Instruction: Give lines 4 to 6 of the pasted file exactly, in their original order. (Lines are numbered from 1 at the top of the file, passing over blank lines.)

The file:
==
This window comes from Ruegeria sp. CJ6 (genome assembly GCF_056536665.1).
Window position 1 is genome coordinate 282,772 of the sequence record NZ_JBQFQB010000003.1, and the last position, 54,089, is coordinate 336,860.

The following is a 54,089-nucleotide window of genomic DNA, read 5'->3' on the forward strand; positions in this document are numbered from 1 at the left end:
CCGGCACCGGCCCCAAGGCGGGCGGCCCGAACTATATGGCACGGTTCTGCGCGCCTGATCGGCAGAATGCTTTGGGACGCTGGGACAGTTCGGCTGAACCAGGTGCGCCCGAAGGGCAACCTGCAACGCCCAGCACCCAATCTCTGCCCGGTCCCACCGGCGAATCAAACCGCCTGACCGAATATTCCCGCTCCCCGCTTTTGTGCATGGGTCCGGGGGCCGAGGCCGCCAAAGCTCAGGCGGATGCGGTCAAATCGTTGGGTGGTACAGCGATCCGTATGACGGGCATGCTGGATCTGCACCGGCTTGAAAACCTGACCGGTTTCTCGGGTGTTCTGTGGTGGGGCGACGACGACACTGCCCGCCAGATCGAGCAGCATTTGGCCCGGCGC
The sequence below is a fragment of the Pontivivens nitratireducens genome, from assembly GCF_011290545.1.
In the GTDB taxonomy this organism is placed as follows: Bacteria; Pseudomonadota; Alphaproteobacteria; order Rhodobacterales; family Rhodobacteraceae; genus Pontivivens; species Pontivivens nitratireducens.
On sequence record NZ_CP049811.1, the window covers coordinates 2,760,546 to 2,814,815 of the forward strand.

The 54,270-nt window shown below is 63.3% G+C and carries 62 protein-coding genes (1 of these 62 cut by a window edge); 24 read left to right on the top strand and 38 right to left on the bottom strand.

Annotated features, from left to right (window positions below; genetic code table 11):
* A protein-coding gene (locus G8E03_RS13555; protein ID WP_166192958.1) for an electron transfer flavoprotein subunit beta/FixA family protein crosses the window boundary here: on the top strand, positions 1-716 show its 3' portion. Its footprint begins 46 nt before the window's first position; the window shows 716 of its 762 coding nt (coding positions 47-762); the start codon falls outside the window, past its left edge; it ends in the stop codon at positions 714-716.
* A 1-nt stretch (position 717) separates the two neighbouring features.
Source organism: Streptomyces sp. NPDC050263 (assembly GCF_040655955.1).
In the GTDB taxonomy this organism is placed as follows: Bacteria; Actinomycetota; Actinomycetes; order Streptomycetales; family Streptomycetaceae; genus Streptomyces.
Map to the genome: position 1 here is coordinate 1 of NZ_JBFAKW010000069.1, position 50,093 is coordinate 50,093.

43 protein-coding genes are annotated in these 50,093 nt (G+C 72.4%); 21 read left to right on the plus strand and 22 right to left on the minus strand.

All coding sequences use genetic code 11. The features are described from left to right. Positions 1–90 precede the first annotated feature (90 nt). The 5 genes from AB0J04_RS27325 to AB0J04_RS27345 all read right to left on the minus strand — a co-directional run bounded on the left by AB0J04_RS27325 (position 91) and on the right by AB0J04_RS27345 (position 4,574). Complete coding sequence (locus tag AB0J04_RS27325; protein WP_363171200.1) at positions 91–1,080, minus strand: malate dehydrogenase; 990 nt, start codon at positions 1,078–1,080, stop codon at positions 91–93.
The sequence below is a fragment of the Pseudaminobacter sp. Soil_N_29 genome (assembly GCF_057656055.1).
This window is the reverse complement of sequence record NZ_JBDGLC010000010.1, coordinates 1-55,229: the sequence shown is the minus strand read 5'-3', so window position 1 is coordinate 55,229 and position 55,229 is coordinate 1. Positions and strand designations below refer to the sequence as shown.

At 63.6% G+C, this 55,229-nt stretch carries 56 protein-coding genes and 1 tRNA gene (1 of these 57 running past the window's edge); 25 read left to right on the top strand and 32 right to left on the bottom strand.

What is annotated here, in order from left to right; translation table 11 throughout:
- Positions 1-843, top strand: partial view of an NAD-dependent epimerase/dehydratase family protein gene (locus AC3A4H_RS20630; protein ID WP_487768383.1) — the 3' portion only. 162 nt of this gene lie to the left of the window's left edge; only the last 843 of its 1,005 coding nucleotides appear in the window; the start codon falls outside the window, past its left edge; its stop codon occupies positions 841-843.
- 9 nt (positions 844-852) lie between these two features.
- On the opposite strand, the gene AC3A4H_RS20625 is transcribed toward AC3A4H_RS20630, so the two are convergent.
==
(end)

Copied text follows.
CCGGCACCGGCCCCAAGGCGGGCGGCCCGAACTATATGGCACGGTTCTGCGCGCCTGATCGGCAGAATGCTTTGGGACGCTGGGACAGTTCGGCTGAACCAGGTGCGCCCGAAGGGCAACCTGCAACGCCCAGCACCCAATCTCTGCCCGGTCCCACCGGCGAATCAAACCGCCTGACCGAATATTCCCGCTCCCCGCTTTTGTGCATGGGTCCGGGGGCCGAGGCCGCCAAAGCTCAGGCGGATGCGGTCAAATCGTTGGGTGGTACAGCGATCCGTATGACGGGCATGCTGGATCTGCACCGGCTTGAAAACCTGACCGGTTTCTCGGGTGTTCTGTGGTGGGGCGACGACGACACTGCCCGCCAGATCGAGCAGCATTTGGCCCGGCGC
The sequence below is a fragment of the Pontivivens nitratireducens genome, from assembly GCF_011290545.1.
In the GTDB taxonomy this organism is placed as follows: Bacteria; Pseudomonadota; Alphaproteobacteria; order Rhodobacterales; family Rhodobacteraceae; genus Pontivivens; species Pontivivens nitratireducens.